A New Take on a Fresh Start
Design and technology have been central parts of my life since as long as I can remember. My first computer was the colorful iMac G3, and I was obsessed with the innovation that lead to such a beautiful intersection of hardware and software. When the iPod came out, I realized the value of considering software as a system and making technology feel more human. This led me through a long and exhilarating design education, ultimately resulting in joining the second cohort of Infosys’ new design branch in Providence, Rhode Island.
My coworkers have been an incredible inspiration for me as we work through the ambiguity inherent in creating a new design practice. We come from diverse backgrounds, which give us different perspectives to approach each problem we face. Each of us has our own unique set of skills, and as we learn more about one another, we’ve learned how to create more efficient teams for specific challenges.
Through everything we’ve been together, my cohort and I have become close. We’re able to trust one another in times of stress thanks to what we’ve accomplished together. An important part of this was the training we underwent with RISD. The intense lesson plan, and difficult concepts of complexity and systems that we were digesting at such a fast pace was challenging for even the most accomplished systems thinkers among us. We worked in teams with each other, and learned what roles we fit well in amongst ourselves.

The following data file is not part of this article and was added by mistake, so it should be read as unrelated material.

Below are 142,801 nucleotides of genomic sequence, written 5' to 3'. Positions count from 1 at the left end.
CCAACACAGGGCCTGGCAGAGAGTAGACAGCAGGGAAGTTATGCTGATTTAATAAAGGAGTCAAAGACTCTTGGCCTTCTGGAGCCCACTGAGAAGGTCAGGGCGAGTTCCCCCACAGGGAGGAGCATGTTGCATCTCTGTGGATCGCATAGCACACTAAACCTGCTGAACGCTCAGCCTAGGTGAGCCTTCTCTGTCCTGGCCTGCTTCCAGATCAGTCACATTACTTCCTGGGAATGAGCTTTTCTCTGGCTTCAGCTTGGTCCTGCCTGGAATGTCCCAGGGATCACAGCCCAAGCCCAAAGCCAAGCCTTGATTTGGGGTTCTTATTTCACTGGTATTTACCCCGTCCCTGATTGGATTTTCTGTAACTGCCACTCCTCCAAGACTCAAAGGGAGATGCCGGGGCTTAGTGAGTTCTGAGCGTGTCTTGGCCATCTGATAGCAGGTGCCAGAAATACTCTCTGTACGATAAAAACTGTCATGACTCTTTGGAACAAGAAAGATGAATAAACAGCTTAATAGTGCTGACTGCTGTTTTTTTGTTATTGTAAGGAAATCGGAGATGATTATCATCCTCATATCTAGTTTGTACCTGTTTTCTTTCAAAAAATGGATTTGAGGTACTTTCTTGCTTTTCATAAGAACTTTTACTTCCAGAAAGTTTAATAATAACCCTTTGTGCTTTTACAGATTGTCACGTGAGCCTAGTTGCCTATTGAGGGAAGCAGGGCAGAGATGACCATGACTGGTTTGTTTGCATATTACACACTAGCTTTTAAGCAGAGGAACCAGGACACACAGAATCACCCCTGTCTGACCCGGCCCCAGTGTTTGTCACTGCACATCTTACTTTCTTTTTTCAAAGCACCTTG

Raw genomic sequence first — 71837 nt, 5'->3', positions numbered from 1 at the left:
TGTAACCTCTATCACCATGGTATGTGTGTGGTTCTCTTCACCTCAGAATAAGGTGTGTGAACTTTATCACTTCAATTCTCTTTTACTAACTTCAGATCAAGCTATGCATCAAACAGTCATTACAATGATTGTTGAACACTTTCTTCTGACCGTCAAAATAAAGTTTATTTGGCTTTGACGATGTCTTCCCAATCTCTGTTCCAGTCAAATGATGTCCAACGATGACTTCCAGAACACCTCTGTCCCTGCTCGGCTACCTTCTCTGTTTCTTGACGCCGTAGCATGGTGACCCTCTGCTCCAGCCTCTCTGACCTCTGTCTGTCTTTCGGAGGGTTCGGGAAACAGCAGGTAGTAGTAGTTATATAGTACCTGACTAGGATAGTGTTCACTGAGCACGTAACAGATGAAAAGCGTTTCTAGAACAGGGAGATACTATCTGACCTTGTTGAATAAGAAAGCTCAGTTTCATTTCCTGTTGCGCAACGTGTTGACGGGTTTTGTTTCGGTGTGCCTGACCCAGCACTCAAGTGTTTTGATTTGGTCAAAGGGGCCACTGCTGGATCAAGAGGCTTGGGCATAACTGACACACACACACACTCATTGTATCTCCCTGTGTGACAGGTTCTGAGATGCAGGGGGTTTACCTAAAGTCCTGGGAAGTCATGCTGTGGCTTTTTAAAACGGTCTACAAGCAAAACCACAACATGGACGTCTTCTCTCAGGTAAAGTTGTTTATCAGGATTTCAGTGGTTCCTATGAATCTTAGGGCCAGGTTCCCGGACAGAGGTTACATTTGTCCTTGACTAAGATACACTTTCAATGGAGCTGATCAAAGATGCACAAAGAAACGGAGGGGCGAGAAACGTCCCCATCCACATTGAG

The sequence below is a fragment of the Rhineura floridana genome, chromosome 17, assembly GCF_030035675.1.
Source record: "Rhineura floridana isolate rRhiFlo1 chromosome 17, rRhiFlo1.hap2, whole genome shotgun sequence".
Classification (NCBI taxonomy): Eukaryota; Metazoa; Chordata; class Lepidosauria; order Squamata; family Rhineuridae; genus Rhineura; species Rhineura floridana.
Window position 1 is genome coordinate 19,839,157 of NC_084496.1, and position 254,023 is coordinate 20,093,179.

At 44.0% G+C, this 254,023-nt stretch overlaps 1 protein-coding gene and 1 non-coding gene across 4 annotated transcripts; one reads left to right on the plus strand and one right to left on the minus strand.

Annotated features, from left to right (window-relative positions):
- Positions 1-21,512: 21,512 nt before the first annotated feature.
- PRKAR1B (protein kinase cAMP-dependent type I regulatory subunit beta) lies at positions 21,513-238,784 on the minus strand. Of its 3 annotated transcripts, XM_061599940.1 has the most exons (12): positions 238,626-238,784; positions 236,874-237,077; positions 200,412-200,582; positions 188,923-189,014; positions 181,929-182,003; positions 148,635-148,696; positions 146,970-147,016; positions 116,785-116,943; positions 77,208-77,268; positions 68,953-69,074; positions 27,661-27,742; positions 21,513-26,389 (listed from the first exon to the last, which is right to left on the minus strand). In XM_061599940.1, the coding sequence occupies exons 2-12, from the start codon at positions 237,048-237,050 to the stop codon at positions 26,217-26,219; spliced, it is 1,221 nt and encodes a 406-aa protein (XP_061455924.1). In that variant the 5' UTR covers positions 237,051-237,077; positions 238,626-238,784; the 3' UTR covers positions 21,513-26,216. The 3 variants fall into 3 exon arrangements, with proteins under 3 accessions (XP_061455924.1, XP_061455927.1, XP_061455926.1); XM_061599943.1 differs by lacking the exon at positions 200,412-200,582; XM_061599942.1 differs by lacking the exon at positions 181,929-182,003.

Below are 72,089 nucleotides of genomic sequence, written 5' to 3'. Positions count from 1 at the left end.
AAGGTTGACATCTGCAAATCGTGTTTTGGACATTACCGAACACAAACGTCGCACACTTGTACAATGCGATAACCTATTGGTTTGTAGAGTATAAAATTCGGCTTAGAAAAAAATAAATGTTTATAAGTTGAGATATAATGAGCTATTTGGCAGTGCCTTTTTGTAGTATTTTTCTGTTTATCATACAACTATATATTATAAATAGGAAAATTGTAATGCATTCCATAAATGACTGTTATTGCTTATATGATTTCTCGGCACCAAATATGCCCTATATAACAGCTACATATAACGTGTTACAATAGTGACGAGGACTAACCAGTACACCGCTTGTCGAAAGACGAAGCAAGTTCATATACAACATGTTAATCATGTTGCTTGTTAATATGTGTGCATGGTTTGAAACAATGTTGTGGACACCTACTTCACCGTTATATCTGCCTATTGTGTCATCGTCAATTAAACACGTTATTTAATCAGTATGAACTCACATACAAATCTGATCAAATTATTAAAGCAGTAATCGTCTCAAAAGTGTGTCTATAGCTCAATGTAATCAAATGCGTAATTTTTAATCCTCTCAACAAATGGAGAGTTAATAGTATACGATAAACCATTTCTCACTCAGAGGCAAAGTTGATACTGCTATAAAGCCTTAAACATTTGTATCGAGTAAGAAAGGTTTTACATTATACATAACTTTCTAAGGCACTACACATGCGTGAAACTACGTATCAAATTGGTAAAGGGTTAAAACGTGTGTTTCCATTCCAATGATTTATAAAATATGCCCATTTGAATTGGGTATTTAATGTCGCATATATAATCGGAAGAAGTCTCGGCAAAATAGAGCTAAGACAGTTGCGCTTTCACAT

Starting a new design branch is a monumental task that Infosys has decided to undertake here in Providence. It’s a challenge for each contributor, designers to managers to executives. We are all searching for where we fit in personally, building the work culture of our branch, figuring out where we fit into Infosys as a whole, and learning our place within the competitive market. However, instead of seeing this as an insurmountable challenge, I can’t help but see it as a remarkable opportunity, thanks to the support of my brilliant bosses, wise instructors, and fearless coworkers.